Per Investopedia, loan servicing includes sending monthly payment statements, collecting monthly payments, maintaining records of payments and balances, collecting and paying taxes and insurance (and managing escrow funds), remitting funds to the holders/owners of the mortgage, and following up with any delinquencies.
One of the things that sometimes confuses borrowers is the fact that servicers are often separate entities from the mortgage holders or the investors that buy mortgage loans.
When a mortgage bank like JVM/American Pacific Mortgage (APM) funds a mortgage it has to sell the loan at a premium shortly after funding in order to make money.
When mortgage banks sell their loans, however, they can hold on to the servicing themselves, sell the loans with the servicing rights, or sell the loans separately from the servicing rights.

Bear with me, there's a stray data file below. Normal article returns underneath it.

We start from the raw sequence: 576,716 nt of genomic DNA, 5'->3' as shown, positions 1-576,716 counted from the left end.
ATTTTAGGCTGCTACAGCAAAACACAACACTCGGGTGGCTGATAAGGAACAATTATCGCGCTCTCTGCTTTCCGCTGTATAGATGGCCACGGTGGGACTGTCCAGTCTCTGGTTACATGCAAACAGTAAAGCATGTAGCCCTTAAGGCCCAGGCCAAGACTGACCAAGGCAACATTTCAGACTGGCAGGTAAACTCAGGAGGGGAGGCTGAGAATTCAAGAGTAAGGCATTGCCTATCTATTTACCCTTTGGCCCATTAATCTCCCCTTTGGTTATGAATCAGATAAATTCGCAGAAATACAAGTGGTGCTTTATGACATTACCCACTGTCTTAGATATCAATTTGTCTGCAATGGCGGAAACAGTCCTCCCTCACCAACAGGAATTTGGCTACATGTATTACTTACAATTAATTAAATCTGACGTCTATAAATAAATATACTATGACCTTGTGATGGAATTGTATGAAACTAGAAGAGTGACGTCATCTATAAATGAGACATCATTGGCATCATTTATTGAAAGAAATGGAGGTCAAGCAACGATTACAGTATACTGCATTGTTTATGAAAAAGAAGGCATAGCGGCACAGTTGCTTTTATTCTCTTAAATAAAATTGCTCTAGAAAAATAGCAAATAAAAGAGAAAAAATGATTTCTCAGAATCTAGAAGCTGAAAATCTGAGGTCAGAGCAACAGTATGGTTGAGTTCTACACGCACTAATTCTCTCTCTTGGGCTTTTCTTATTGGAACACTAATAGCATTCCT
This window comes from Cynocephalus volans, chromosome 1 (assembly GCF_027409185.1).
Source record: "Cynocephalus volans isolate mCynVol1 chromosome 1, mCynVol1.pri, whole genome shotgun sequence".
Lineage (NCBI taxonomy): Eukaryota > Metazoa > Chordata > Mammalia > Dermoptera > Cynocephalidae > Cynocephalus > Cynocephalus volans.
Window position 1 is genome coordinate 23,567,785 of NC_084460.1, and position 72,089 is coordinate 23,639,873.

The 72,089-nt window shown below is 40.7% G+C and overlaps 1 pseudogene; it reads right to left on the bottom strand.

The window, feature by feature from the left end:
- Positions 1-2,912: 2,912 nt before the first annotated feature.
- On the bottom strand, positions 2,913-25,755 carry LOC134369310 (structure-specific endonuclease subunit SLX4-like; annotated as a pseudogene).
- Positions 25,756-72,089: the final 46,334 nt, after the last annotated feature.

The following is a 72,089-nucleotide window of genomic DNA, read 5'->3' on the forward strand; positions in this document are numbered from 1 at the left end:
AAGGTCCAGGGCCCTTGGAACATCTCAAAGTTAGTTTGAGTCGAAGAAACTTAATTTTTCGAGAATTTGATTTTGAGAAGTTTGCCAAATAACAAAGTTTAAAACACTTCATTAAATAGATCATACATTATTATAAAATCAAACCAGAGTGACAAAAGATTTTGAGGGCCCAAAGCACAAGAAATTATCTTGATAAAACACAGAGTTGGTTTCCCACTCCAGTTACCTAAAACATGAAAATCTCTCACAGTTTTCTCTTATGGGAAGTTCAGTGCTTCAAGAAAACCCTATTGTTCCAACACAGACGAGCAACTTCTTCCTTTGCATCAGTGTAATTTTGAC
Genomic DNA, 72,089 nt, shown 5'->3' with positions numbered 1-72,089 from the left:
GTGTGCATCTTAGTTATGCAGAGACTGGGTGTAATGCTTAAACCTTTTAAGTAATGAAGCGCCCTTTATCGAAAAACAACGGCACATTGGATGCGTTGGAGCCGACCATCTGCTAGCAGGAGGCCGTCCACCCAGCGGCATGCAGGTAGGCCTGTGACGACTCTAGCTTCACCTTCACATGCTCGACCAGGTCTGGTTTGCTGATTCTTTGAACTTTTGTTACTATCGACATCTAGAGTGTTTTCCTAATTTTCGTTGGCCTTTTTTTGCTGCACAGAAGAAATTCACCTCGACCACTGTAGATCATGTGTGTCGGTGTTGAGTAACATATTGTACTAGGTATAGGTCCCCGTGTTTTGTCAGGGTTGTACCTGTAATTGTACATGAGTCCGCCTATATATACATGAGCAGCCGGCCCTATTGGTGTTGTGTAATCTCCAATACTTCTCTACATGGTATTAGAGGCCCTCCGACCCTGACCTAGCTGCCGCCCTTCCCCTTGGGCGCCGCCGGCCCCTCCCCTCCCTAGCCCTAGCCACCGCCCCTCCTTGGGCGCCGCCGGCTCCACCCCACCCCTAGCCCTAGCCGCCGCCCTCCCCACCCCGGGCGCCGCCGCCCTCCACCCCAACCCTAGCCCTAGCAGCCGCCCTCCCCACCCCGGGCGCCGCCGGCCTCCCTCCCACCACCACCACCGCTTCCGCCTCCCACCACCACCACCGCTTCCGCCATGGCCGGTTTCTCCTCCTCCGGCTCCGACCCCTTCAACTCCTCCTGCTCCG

A mortgage bank might hold onto servicing rights if it wants to collect the fee income itself over time, but more often than not mortgage banks sell servicing rights when they sell their loans.
While JVM/APM does retain some servicing, we either opt to sell or are forced to sell servicing rights in many cases, depending on loan type.
The investors that buy our jumbo loans, for example, typically demand servicing rights along with the loan (so we are not allowed to service them even if we want to).
Borrowers also sometimes request that we avoid specific servicers because they had experiences with them in the past.
Unfortunately though, while mortgage banks can sometimes avoid servicers with particularly poor reputations, they more often than not have no control over who ends up handling the servicing.
This is particularly the case when servicing rights get sold or transferred more than once after a loan is sold.